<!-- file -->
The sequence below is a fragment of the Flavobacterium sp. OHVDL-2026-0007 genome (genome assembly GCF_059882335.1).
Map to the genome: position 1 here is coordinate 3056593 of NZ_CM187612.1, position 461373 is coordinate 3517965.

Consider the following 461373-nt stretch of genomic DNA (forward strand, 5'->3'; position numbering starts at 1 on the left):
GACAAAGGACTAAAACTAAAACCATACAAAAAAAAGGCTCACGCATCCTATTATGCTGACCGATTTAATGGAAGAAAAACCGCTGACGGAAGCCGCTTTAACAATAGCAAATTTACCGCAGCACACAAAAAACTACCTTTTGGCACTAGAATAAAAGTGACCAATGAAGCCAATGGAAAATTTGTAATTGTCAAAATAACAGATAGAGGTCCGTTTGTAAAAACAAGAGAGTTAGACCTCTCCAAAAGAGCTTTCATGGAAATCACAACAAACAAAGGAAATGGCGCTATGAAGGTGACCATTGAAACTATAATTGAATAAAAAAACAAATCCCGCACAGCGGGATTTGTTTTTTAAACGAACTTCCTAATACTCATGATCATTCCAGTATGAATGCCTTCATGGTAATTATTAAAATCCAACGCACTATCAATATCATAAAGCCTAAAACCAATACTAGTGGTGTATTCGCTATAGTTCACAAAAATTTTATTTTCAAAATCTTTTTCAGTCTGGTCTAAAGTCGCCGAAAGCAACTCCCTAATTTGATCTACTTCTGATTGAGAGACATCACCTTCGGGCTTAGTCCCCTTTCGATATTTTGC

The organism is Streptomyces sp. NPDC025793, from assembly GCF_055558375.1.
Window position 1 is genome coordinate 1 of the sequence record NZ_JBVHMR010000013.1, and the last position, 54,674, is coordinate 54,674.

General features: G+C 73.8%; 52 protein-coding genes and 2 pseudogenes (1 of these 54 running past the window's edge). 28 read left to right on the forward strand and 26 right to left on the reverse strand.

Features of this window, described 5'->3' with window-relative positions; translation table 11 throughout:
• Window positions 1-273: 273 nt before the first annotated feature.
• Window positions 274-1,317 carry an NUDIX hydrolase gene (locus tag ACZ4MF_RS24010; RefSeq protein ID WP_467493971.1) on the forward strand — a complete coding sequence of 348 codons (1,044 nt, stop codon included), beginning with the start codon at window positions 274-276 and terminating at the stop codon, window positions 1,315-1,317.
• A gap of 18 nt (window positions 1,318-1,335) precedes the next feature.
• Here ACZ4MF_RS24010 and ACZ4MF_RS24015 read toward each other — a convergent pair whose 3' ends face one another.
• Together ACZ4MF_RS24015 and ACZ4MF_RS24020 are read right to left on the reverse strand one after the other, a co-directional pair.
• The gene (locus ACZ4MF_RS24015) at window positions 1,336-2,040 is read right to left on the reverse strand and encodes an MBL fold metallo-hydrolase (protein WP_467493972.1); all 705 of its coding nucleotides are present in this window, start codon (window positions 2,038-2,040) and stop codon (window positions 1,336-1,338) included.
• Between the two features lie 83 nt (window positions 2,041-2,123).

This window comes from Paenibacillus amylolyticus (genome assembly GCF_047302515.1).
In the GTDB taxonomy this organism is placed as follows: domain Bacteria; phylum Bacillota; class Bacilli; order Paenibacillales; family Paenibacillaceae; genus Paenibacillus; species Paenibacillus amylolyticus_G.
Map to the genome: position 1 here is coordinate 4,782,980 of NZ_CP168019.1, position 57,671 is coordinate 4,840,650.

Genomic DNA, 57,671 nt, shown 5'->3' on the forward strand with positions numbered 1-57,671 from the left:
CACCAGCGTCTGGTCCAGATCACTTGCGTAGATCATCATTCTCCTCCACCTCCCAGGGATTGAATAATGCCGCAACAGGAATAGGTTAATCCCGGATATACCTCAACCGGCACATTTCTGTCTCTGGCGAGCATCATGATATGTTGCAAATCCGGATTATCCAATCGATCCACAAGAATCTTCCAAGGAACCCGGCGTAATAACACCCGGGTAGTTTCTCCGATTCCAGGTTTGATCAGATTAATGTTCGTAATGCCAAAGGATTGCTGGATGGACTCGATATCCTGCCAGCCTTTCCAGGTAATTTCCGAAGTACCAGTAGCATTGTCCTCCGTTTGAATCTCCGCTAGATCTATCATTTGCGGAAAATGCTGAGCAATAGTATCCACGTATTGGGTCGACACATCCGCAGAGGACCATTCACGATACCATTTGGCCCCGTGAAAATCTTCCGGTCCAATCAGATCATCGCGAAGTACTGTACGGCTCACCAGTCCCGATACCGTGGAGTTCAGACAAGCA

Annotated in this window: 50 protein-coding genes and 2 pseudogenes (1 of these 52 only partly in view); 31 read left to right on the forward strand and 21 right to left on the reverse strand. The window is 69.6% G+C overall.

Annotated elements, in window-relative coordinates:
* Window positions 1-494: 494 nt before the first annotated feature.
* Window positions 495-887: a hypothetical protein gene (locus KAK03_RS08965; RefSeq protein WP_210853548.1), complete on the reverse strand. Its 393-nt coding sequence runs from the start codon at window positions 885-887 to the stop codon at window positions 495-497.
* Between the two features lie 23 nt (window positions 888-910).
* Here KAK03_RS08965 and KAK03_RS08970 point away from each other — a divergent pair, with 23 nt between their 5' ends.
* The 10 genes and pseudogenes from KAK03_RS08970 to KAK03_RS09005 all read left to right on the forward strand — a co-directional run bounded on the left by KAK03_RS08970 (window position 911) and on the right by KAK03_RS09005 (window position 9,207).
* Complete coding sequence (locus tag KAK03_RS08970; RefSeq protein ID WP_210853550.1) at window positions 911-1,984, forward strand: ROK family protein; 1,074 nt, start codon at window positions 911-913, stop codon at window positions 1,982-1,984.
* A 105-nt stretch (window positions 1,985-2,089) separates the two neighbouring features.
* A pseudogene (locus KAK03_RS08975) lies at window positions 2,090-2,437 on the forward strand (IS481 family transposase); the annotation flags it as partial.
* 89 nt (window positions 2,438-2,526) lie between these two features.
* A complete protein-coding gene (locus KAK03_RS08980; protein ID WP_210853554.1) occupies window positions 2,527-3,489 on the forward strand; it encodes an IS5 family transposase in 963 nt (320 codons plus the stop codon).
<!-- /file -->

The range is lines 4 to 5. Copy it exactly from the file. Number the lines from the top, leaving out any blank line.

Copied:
GACAAAGGACTAAAACTAAAACCATACAAAAAAAAGGCTCACGCATCCTATTATGCTGACCGATTTAATGGAAGAAAAACCGCTGACGGAAGCCGCTTTAACAATAGCAAATTTACCGCAGCACACAAAAAACTACCTTTTGGCACTAGAATAAAAGTGACCAATGAAGCCAATGGAAAATTTGTAATTGTCAAAATAACAGATAGAGGTCCGTTTGTAAAAACAAGAGAGTTAGACCTCTCCAAAAGAGCTTTCATGGAAATCACAACAAACAAAGGAAATGGCGCTATGAAGGTGACCATTGAAACTATAATTGAATAAAAAAACAAATCCCGCACAGCGGGATTTGTTTTTTAAACGAACTTCCTAATACTCATGATCATTCCAGTATGAATGCCTTCATGGTAATTATTAAAATCCAACGCACTATCAATATCATAAAGCCTAAAACCAATACTAGTGGTGTATTCGCTATAGTTCACAAAAATTTTATTTTCAAAATCTTTTTCAGTCTGGTCTAAAGTCGCCGAAAGCAACTCCCTAATTTGATCTACTTCTGATTGAGAGACATCACCTTCGGGCTTAGTCCCCTTTCGATATTTTGC

The organism is Streptomyces sp. NPDC025793, from assembly GCF_055558375.1.